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OP37 Narratives of change in children’s services: a qualitative study of action on the socioeconomic determinants of care entry
  1. Davara Bennett,
  2. Ben Barr,
  3. David Taylor-Robinson
  1. Department of Public Health, Policy and Systems, University of Liverpool, Liverpool, UK


Background Tackling the unsustainable rise in children in out-of-home care is a policy priority in England. There is growing evidence that socioeconomic conditions, including rising child poverty and declining local authority (LA) spend on preventative children’s services, are major drivers of children entering care. Less is known about the status, in policy, of these drivers. Our aim in this study was to elicit LA policymakers’ understanding of the challenges in children’s services over the past decade, and assess how socioeconomic drivers of care entry are considered.

Methods We conducted remote, individual, semi-structured interviews with 15 policymakers across 6 LA children’s services departments in England. Purposive sampling guided recruitment of LAs heterogeneous with respect to geography, size, structure, deprivation, and trends in care entry. Within LAs, snowball sampling was used to reach relevant policymakers. Interviews were recorded, transcribed, and subjected to thematic coding in NVivo. Kingdon’s multiple streams framework guided the grouping of codes, focussing the analysis on problem recognition, policy generation, and politics relating to the socioeconomic drivers of care entry.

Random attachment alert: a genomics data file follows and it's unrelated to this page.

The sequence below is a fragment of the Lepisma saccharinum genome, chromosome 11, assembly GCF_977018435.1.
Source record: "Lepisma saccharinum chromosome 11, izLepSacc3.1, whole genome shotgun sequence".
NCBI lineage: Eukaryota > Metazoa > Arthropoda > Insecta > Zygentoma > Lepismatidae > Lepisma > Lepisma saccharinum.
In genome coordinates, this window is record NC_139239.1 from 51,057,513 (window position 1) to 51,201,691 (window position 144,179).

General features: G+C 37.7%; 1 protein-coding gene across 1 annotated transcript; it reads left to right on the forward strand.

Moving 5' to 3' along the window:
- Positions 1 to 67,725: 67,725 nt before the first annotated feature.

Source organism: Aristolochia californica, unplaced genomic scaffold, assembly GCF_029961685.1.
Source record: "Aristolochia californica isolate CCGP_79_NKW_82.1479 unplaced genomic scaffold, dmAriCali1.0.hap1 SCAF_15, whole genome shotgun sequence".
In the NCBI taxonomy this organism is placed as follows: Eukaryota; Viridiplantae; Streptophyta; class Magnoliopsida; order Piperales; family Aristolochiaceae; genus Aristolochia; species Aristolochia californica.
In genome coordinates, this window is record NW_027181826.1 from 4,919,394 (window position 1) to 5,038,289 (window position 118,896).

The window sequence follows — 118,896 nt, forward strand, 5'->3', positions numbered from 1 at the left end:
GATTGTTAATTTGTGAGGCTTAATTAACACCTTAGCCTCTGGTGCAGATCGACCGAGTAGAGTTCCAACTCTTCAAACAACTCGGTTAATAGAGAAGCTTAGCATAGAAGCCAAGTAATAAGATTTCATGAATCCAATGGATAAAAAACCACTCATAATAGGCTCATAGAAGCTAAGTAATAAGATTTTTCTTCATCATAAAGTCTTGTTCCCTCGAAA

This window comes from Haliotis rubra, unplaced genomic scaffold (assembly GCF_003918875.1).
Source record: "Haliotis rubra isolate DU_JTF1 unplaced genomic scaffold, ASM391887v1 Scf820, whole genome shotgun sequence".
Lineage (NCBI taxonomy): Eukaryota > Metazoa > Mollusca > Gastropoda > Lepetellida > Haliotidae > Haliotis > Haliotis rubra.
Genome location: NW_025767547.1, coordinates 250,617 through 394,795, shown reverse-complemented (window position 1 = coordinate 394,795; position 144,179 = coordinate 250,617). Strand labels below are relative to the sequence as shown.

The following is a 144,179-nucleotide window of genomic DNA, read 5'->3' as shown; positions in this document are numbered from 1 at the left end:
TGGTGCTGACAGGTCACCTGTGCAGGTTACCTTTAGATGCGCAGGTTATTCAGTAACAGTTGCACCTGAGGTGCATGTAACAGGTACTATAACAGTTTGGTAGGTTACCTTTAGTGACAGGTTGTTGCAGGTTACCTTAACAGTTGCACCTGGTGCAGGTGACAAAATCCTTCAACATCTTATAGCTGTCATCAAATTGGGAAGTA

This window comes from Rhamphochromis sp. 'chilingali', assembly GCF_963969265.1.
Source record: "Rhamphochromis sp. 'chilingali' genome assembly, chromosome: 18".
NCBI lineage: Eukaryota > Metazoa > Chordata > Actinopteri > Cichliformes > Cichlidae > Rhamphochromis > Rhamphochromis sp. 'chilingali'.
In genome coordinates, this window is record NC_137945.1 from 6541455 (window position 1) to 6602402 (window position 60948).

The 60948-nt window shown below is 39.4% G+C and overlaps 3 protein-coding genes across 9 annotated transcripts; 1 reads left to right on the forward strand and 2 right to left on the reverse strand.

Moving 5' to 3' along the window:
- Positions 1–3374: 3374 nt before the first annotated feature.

Results We recruited participants in a range of strategic roles, from a diverse sample of LAs with varying deprivation levels and care entry trends, across 4 Regions.

In the problem stream, financial pressures affecting service delivery were were explicitly linked to rising care entry. A set of ‘cascading problems’ could be traced back to an implicit ‘source problem’, central government cuts to LAs. In contrast, accounts of the relationship between poverty and care entry were often highly ambivalent.

Policies of decimation, closure, consolidation and targeting of services dominated the policy stream. There were examples of resourcefulness and virtuous investment cycles, but path dependency seemed to stack the deck against LAs struggling to break a vicious cycle of disinvestment in prevention.

In the political stream, participants used soft strategies to influence local leaders, or sought to capitalise on the threat of Ofsted to leverage LA resources. Participants recognised the importance of swings in elections and national mood following high-profile child deaths, but the ‘swinging pendulum’ seemed a force apart, beyond LA control.

Conclusion We identify major challenges to the consideration of policies tackling the socioeconomic determinants of care entry, rooted in each of the problem, policy and political streams. But we also identify opportunities for stronger problem definition, broader strategic policy alliances, and transformation of crises into policy windows. Limitations included recruitment challenges during the pandemic, and participants’ diplomatic reserve.

  • child health inequalities
  • qualitative
  • policy analysis

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